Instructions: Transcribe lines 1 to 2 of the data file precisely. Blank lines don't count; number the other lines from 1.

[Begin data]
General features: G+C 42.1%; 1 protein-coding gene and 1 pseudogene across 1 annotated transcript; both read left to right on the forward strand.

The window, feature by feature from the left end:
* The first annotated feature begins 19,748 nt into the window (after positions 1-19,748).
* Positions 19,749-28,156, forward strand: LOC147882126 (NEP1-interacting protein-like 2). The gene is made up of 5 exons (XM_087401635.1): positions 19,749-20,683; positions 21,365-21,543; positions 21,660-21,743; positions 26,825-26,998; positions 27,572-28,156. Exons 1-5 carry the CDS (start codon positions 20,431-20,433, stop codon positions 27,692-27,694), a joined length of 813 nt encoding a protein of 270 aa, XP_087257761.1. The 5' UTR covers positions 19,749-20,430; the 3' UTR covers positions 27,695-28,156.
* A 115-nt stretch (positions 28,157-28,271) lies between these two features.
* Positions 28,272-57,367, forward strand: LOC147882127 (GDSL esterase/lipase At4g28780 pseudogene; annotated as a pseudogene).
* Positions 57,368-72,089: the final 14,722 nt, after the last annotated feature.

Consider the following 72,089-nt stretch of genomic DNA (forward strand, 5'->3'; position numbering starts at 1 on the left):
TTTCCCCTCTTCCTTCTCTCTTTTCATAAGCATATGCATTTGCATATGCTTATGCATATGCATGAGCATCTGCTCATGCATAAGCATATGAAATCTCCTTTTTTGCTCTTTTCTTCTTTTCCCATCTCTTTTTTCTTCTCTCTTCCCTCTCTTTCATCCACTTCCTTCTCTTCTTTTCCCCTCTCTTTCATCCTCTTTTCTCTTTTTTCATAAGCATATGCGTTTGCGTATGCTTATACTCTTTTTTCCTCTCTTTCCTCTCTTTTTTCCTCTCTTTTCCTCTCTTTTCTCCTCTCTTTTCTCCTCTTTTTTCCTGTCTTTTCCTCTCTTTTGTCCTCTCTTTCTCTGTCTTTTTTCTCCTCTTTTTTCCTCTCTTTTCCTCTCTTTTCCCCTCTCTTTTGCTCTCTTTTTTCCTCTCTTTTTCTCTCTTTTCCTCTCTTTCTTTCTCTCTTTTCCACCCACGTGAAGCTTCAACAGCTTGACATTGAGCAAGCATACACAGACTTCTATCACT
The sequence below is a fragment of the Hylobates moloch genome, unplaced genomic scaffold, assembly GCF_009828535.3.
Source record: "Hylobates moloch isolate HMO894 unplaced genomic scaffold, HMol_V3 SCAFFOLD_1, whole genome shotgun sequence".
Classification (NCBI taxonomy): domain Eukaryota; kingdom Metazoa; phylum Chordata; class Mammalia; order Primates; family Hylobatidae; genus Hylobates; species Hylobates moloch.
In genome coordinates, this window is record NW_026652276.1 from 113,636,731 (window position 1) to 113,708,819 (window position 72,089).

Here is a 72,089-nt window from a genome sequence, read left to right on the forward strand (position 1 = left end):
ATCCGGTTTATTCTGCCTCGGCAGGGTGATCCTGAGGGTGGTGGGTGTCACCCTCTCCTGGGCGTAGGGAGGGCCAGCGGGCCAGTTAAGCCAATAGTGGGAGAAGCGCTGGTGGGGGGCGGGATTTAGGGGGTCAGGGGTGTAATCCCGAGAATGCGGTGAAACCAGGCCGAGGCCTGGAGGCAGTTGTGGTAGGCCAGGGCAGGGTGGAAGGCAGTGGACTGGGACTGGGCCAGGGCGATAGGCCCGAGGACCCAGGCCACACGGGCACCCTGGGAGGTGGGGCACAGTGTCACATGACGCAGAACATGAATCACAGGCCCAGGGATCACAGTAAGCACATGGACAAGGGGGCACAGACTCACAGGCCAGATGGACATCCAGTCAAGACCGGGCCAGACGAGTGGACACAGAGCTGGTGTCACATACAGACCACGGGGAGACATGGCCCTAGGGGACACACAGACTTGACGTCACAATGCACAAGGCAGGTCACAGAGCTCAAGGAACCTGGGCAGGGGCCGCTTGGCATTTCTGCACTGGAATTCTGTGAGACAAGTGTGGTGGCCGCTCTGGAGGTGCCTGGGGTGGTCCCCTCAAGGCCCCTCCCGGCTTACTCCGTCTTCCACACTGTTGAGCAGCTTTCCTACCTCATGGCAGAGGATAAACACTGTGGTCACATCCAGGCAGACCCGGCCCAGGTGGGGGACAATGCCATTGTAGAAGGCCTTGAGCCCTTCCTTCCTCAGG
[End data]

General features: G+C 42.1%; 1 protein-coding gene and 1 pseudogene across 1 annotated transcript; both read left to right on the forward strand.

The window, feature by feature from the left end: